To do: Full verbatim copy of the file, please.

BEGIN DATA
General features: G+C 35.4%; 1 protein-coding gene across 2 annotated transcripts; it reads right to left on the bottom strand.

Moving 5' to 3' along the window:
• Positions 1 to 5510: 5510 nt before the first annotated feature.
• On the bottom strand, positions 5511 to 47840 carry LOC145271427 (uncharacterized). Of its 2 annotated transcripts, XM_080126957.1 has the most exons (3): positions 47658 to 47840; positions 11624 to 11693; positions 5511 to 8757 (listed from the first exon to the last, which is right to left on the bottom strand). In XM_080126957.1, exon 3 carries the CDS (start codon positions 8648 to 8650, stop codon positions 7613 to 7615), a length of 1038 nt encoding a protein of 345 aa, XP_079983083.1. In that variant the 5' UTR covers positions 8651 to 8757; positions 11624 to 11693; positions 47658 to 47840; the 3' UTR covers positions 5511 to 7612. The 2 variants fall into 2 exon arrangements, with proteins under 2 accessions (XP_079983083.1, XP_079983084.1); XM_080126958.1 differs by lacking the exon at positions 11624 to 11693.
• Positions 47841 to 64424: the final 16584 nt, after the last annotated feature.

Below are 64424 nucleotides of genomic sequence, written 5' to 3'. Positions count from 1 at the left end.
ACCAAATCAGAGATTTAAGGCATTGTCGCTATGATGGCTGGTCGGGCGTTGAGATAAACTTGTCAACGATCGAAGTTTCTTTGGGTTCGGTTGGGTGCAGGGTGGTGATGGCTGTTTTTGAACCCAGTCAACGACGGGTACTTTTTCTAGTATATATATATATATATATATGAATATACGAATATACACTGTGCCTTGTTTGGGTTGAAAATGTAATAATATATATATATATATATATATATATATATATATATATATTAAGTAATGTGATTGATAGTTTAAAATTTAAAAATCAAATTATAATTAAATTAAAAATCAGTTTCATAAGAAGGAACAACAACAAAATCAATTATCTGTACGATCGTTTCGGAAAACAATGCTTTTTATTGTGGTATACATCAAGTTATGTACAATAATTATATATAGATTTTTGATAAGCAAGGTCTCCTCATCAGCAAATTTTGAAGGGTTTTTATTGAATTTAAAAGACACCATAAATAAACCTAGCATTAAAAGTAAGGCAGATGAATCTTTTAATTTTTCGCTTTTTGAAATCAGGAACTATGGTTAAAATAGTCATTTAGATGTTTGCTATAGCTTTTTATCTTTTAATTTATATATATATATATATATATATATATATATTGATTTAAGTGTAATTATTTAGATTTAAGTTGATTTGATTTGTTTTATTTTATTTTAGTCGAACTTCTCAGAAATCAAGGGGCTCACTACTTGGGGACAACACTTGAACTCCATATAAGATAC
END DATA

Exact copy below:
General features: G+C 35.4%; 1 protein-coding gene across 2 annotated transcripts; it reads right to left on the bottom strand.

Moving 5' to 3' along the window:
• Positions 1 to 5510: 5510 nt before the first annotated feature.
• On the bottom strand, positions 5511 to 47840 carry LOC145271427 (uncharacterized). Of its 2 annotated transcripts, XM_080126957.1 has the most exons (3): positions 47658 to 47840; positions 11624 to 11693; positions 5511 to 8757 (listed from the first exon to the last, which is right to left on the bottom strand). In XM_080126957.1, exon 3 carries the CDS (start codon positions 8648 to 8650, stop codon positions 7613 to 7615), a length of 1038 nt encoding a protein of 345 aa, XP_079983083.1. In that variant the 5' UTR covers positions 8651 to 8757; positions 11624 to 11693; positions 47658 to 47840; the 3' UTR covers positions 5511 to 7612. The 2 variants fall into 2 exon arrangements, with proteins under 2 accessions (XP_079983083.1, XP_079983084.1); XM_080126958.1 differs by lacking the exon at positions 11624 to 11693.
• Positions 47841 to 64424: the final 16584 nt, after the last annotated feature.

Below are 64424 nucleotides of genomic sequence, written 5' to 3'. Positions count from 1 at the left end.
ACCAAATCAGAGATTTAAGGCATTGTCGCTATGATGGCTGGTCGGGCGTTGAGATAAACTTGTCAACGATCGAAGTTTCTTTGGGTTCGGTTGGGTGCAGGGTGGTGATGGCTGTTTTTGAACCCAGTCAACGACGGGTACTTTTTCTAGTATATATATATATATATATATGAATATACGAATATACACTGTGCCTTGTTTGGGTTGAAAATGTAATAATATATATATATATATATATATATATATATATATATATATTAAGTAATGTGATTGATAGTTTAAAATTTAAAAATCAAATTATAATTAAATTAAAAATCAGTTTCATAAGAAGGAACAACAACAAAATCAATTATCTGTACGATCGTTTCGGAAAACAATGCTTTTTATTGTGGTATACATCAAGTTATGTACAATAATTATATATAGATTTTTGATAAGCAAGGTCTCCTCATCAGCAAATTTTGAAGGGTTTTTATTGAATTTAAAAGACACCATAAATAAACCTAGCATTAAAAGTAAGGCAGATGAATCTTTTAATTTTTCGCTTTTTGAAATCAGGAACTATGGTTAAAATAGTCATTTAGATGTTTGCTATAGCTTTTTATCTTTTAATTTATATATATATATATATATATATATATATATTGATTTAAGTGTAATTATTTAGATTTAAGTTGATTTGATTTGTTTTATTTTATTTTAGTCGAACTTCTCAGAAATCAAGGGGCTCACTACTTGGGGACAACACTTGAACTCCATATAAGATAC